I wasn’t sure what to expect when a fellow mum and good friend of mine began telling me in hushed tones, about a disappointing ‘date night’ with her husband.
They had booked a table at a fancy restaurant in the city, arranged a babysitter and got dressed up for their once-in-a-blue-moon night out. They wrangled their toddler into bed after his bath, dinner and story time; tidied up the kitchen, ran through the ‘in case of emergencies’ list with the babysitter, and FINALLY left the house ready for a relaxing child-free night.
They arrived at the swish chef’s-hatted establishment and were about to breathe a sigh of blessed relief and order a wine, when they were seated next to – you guessed it – a couple with a baby.
My friend went on to confess:
“I felt so conflicted because while I know what it is like to be a parent, we had just left our little person behind for a night of freedom and honestly my heart sank when I saw that pram. I couldn’t say anything or ask to be moved, instead I swapped sympathetic and reassuring ‘we’re parents too’ smiles when the baby cried.”
“On the whole, the baby was pretty good and the parents were clearly trying their best to keep him quiet with cuddles and milk, but it did take the edge off our child-free night out. Watching from afar, I’m not sure that the couple were having all that much fun either.”
I totally relate to my friend’s conflicted feelings; I empathise with parents trying to ‘act normal’ and go out with their sweet baby, but I have also suffered a touch of heart-sink when sat next to one.
Perhaps it was a special anniversary and the couple's babysitter pulled out last minute, perhaps they couldn’t afford a babysitter and wanted to spend their hard-earned cash on beef cheeks and a good Cabernet Sauvignon instead. I get it, going out for a meal as a family has presented us with dilemmas too.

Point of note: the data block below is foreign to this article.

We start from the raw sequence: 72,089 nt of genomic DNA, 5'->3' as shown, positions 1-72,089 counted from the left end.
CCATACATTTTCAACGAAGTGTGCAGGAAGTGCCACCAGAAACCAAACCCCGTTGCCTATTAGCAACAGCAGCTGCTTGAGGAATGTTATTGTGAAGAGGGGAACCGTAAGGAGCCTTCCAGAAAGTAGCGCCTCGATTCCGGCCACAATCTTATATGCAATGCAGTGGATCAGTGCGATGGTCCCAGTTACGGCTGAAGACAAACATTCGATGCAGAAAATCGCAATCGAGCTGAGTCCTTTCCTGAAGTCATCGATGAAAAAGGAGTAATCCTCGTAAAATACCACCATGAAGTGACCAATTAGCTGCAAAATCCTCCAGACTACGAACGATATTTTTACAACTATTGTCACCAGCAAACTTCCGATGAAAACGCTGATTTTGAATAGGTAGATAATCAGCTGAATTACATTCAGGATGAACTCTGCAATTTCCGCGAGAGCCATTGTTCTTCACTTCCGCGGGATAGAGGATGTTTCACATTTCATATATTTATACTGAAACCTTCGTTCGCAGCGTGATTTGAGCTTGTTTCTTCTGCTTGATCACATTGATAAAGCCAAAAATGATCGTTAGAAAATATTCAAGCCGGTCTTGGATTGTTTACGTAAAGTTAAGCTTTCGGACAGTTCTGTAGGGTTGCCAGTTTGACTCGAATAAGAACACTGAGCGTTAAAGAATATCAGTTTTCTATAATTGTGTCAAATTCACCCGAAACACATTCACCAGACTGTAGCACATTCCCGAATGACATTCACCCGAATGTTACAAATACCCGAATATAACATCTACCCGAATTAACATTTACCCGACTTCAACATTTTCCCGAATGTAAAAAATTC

When we first had baby Leo in February last year, my mum was visiting from the UK and while he was still a tiny, sleepy newborn, we decided to go to a fancy restaurant in the Hunter Valley. On this occasion it worked well as when he cried his kitten-like newborn cry, I breastfed him and he fell easily back off to sleep.
To celebrate a family birthday, we tried the same restaurant again later in the year, this time with our well-behaved six-year-old son Toby, and Leo, who was by then, an inquisitive five-month-old. I spent the whole meal feeling hideously uncomfortable as I tried to discreetly breastfeed him in my nice clothes, while Leo squealed and squirmed because he wanted to have a good look around the place.
My husband Jules ended up taking him for a walk to placate him, while I shovelled my cold meal down my throat, feeling guilty and thinking, ‘never again’. We tried our best to enjoy the food, keep the kids happy and not be a nuisance to other diners, but I just wanted to get the hell out of there and proceed directly to McDonalds.
We learnt from our mistake however, so now when Jules and I want to go out for a meal with the boys, we always choose child and budget-friendly cafes or pubs with high chairs, efficient service and colouring pencils. Even better if there is space for the little critters to roam freely without upsetting anyone else.
On special occasions, we feed the boys at home, book the babysitter and then go out for dinner somewhere nice, and just like my friend, I hope to God that I am not seated next to that brave (or crazy?) couple with the baby.